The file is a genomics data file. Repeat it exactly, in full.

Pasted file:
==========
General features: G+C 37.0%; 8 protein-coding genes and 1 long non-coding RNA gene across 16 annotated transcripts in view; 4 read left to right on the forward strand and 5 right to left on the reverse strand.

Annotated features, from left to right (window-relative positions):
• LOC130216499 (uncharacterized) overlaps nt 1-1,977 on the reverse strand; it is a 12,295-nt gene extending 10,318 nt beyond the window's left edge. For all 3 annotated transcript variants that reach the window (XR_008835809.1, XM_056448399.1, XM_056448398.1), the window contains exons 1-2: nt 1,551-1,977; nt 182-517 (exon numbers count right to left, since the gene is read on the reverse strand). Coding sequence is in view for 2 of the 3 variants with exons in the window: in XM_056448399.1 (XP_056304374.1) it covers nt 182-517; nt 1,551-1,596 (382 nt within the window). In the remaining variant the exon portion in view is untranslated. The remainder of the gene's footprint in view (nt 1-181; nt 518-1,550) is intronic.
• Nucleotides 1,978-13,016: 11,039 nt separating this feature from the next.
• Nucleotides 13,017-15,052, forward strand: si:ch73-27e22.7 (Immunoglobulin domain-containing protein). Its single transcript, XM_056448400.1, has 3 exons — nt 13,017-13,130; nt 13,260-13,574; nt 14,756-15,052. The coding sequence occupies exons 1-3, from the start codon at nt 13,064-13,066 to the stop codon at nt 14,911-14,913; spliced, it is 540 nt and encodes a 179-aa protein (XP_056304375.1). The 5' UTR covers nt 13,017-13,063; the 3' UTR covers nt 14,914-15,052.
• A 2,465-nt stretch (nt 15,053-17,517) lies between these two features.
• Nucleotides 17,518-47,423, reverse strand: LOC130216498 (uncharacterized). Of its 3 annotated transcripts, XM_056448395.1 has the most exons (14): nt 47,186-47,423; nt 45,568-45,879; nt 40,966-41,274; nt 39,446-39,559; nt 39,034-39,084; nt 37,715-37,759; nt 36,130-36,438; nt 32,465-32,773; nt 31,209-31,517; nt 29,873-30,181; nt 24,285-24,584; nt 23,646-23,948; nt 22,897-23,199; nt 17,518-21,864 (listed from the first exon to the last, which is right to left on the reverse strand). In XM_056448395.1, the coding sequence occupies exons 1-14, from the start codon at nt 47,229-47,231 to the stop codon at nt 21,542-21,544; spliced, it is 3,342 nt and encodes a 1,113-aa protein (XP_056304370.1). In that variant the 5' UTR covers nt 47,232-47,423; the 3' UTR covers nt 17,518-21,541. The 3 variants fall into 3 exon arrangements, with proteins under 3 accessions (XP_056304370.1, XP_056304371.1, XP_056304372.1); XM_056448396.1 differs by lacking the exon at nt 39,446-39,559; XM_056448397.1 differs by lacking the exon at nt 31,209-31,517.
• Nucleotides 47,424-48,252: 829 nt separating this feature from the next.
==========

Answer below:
General features: G+C 37.0%; 8 protein-coding genes and 1 long non-coding RNA gene across 16 annotated transcripts in view; 4 read left to right on the forward strand and 5 right to left on the reverse strand.

Annotated features, from left to right (window-relative positions):
• LOC130216499 (uncharacterized) overlaps nt 1-1,977 on the reverse strand; it is a 12,295-nt gene extending 10,318 nt beyond the window's left edge. For all 3 annotated transcript variants that reach the window (XR_008835809.1, XM_056448399.1, XM_056448398.1), the window contains exons 1-2: nt 1,551-1,977; nt 182-517 (exon numbers count right to left, since the gene is read on the reverse strand). Coding sequence is in view for 2 of the 3 variants with exons in the window: in XM_056448399.1 (XP_056304374.1) it covers nt 182-517; nt 1,551-1,596 (382 nt within the window). In the remaining variant the exon portion in view is untranslated. The remainder of the gene's footprint in view (nt 1-181; nt 518-1,550) is intronic.
• Nucleotides 1,978-13,016: 11,039 nt separating this feature from the next.
• Nucleotides 13,017-15,052, forward strand: si:ch73-27e22.7 (Immunoglobulin domain-containing protein). Its single transcript, XM_056448400.1, has 3 exons — nt 13,017-13,130; nt 13,260-13,574; nt 14,756-15,052. The coding sequence occupies exons 1-3, from the start codon at nt 13,064-13,066 to the stop codon at nt 14,911-14,913; spliced, it is 540 nt and encodes a 179-aa protein (XP_056304375.1). The 5' UTR covers nt 13,017-13,063; the 3' UTR covers nt 14,914-15,052.
• A 2,465-nt stretch (nt 15,053-17,517) lies between these two features.
• Nucleotides 17,518-47,423, reverse strand: LOC130216498 (uncharacterized). Of its 3 annotated transcripts, XM_056448395.1 has the most exons (14): nt 47,186-47,423; nt 45,568-45,879; nt 40,966-41,274; nt 39,446-39,559; nt 39,034-39,084; nt 37,715-37,759; nt 36,130-36,438; nt 32,465-32,773; nt 31,209-31,517; nt 29,873-30,181; nt 24,285-24,584; nt 23,646-23,948; nt 22,897-23,199; nt 17,518-21,864 (listed from the first exon to the last, which is right to left on the reverse strand). In XM_056448395.1, the coding sequence occupies exons 1-14, from the start codon at nt 47,229-47,231 to the stop codon at nt 21,542-21,544; spliced, it is 3,342 nt and encodes a 1,113-aa protein (XP_056304370.1). In that variant the 5' UTR covers nt 47,232-47,423; the 3' UTR covers nt 17,518-21,541. The 3 variants fall into 3 exon arrangements, with proteins under 3 accessions (XP_056304370.1, XP_056304371.1, XP_056304372.1); XM_056448396.1 differs by lacking the exon at nt 39,446-39,559; XM_056448397.1 differs by lacking the exon at nt 31,209-31,517.
• Nucleotides 47,424-48,252: 829 nt separating this feature from the next.